By Lisa Seachrist

Washington Editor

CytoTherapeutics Inc. and Cognetix Inc. are joining forces to develop cell and gene-based therapies to treat central nervous system disease. CytoTherapeutics said Thursday it will take a "significant equity position" in Cognetix.

Under the agreement, CytoTherapeutics, of Providence, R.I., will provide its proprietary drug delivery system and Cognetix, of Salt Lake City, will contribute its library of highly potent and very specific conopeptides in an effort to develop new therapies for neurological disorders.

"Cognetix is a new company with an exciting library of compounds," said Seth Rudnick, chairman and CEO of CytoTherapeutics. "They don't have a lot of financial wherewithal to develop these compounds and we have a unique delivery system. So the collaboration makes a lot of sense from our perspective."

The companies are not releasing full financial details, however Rudnick told BioWorld Today that CytoTherapeutics will "make a 20 percent equity investment in Cognetix over the next year."

Cognetix's library of conopeptide compounds comes from a variety of species of predatory sea snails known as conus snails. These conopeptides are small neurotoxin molecules that are specific for different receptors and their ion channels. As specific agents, they may produce extremely precise and potent therapies, and because they are small molecules they are much more likely to be bioavailable.

"There are over 500 species of these marine snails," said R. Tyler McCabe, vice president of research and development for Cognetix. "And in each species there are between 50 and 200 distinct compounds to explore."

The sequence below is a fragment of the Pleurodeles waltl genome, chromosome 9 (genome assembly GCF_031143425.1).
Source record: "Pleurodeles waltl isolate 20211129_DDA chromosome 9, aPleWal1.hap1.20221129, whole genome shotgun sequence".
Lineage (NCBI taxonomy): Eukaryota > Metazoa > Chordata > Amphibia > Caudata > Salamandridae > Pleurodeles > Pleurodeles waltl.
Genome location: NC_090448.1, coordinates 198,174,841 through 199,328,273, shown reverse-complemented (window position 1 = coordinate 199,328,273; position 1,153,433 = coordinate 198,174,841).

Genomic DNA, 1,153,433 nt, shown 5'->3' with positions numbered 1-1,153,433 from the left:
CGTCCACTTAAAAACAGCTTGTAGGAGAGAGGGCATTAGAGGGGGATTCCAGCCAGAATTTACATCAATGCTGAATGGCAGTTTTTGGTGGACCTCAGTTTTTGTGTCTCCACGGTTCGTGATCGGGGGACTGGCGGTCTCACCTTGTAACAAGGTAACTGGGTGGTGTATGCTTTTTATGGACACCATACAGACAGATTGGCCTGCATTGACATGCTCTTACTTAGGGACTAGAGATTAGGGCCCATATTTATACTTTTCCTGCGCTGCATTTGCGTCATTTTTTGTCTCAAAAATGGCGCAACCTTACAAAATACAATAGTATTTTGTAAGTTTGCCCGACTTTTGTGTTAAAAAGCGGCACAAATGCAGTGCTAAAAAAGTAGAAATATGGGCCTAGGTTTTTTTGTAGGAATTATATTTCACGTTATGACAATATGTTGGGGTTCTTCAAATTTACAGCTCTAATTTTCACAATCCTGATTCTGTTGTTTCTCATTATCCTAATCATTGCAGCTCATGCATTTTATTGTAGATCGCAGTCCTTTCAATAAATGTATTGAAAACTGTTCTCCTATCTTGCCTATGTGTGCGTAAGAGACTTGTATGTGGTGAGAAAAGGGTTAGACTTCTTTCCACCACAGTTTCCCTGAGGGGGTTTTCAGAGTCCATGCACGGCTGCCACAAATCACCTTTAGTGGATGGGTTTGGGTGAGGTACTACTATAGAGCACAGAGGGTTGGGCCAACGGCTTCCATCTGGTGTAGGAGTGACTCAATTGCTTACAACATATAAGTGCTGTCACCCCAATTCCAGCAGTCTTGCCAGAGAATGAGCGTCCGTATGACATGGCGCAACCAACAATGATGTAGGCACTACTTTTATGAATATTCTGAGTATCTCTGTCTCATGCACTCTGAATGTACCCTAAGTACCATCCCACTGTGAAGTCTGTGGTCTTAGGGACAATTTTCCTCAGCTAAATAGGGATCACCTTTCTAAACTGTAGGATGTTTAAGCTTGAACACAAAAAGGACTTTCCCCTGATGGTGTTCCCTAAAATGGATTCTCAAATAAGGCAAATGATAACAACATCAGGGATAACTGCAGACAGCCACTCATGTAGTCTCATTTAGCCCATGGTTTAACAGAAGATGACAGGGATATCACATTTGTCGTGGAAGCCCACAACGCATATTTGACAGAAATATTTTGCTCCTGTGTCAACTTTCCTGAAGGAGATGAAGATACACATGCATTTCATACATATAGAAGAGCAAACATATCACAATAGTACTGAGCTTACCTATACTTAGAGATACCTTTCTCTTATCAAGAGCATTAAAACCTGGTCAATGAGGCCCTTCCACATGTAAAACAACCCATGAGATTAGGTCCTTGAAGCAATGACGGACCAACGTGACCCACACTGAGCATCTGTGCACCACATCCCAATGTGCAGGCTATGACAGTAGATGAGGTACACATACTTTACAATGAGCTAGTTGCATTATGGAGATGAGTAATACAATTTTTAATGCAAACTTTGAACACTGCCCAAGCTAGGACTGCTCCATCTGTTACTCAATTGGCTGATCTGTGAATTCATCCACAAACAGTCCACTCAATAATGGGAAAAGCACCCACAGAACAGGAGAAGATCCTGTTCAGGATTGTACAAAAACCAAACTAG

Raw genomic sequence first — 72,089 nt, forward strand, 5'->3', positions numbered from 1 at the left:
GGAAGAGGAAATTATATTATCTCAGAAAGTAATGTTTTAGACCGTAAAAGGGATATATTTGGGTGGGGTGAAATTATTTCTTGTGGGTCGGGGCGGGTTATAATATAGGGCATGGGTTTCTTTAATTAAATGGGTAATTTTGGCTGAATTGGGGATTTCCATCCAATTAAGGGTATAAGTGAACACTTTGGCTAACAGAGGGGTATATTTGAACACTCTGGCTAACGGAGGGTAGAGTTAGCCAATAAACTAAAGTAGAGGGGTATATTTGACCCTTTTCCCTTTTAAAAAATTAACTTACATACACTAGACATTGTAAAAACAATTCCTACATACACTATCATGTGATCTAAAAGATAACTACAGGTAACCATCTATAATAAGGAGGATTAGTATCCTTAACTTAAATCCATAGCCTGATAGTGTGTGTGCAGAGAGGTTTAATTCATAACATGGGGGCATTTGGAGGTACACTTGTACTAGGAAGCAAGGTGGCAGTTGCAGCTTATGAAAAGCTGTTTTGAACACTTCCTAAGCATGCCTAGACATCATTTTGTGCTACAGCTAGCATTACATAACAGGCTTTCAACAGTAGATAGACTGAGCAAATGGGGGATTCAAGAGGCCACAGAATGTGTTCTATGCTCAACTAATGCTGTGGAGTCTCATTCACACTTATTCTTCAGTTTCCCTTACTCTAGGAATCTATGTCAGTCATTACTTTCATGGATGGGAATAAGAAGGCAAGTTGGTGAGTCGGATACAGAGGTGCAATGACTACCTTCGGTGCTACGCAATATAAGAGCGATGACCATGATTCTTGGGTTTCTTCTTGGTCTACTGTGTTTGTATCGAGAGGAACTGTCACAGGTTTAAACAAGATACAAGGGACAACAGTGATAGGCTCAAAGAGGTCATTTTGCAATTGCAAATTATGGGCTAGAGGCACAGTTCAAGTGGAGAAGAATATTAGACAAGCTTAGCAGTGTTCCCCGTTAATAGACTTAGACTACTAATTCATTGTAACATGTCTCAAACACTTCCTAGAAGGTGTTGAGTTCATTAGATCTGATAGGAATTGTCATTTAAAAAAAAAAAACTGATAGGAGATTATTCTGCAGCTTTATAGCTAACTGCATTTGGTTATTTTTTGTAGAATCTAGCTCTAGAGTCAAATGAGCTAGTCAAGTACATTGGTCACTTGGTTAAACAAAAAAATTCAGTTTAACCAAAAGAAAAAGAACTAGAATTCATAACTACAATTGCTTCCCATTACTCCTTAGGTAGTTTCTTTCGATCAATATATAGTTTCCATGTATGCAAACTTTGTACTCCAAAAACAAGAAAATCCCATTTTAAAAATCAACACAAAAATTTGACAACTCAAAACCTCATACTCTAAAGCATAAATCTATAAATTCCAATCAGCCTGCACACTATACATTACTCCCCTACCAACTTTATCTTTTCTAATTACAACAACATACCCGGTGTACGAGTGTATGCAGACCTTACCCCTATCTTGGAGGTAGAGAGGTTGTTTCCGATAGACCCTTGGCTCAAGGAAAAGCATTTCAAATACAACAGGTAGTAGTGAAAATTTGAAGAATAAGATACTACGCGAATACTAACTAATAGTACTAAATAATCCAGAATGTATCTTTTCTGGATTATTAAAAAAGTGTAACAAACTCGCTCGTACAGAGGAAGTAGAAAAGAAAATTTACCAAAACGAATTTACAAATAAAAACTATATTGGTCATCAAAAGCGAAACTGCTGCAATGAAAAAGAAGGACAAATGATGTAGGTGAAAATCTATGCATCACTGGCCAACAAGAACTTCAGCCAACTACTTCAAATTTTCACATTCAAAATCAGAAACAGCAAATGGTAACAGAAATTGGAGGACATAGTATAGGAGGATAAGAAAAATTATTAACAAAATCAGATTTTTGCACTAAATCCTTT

CytoTherapeutics has developed a system of genetically engineering both human and animal cells to produce a desired protein or peptide, then encapsulating the cells in a hollow fiber approximately the size of a grain of rice. The hollow fiber containing the cells is then implanted into the fluid-filled spaces in the brain or central nervous system, where it delivers the peptide or protein directly to the area that needs it. As a result, the system circumvents the immune system and provides a sustained release of the agent.

"The system can produce the therapeutic for more than a year," Rudnick said. "With Cognetix's compounds, their potency means that we may be able to use less cells and smaller devices."

"This is a potentially synergistic effect between therapy and delivery," McCabe said. "The collaboration may allow us to increase target site specificity and reduce an already low toxicity profile with these two technologies working together."

The companies will share development costs and subsequent profits for any products that come to market. They are conducting studies to determine which conopeptides to advance to further testing. McCabe said that the initial studies target central nervous system disorders such as epilepsy, Parkinson's disease, stroke and spinal cord disorders.

"This collaboration is unlikely to have any immediate effect on the stock," said Marc Ostro, an analyst with UBS Securities, in New York. "But, for the long term, it expands CytoTherapeutics' armamentarium of products."

Ostro noted that CytoTherapeutics, as a drug delivery company, was stymied in its ability to develop products because it had to rely on companies with the rights to compounds to express interest in their drug delivery system. Last year, the company struck its first collaboration with Genentech Inc., of South San Francisco, to use the system to deliver neural growth factors.

"As long as the price is reasonable, and I don't know what this deal cost them, it is a wise move for them to obtain the rights to compounds," Ostro said. "I also believe that the company has the most commercially viable method to deliver drugs to the central nervous system." *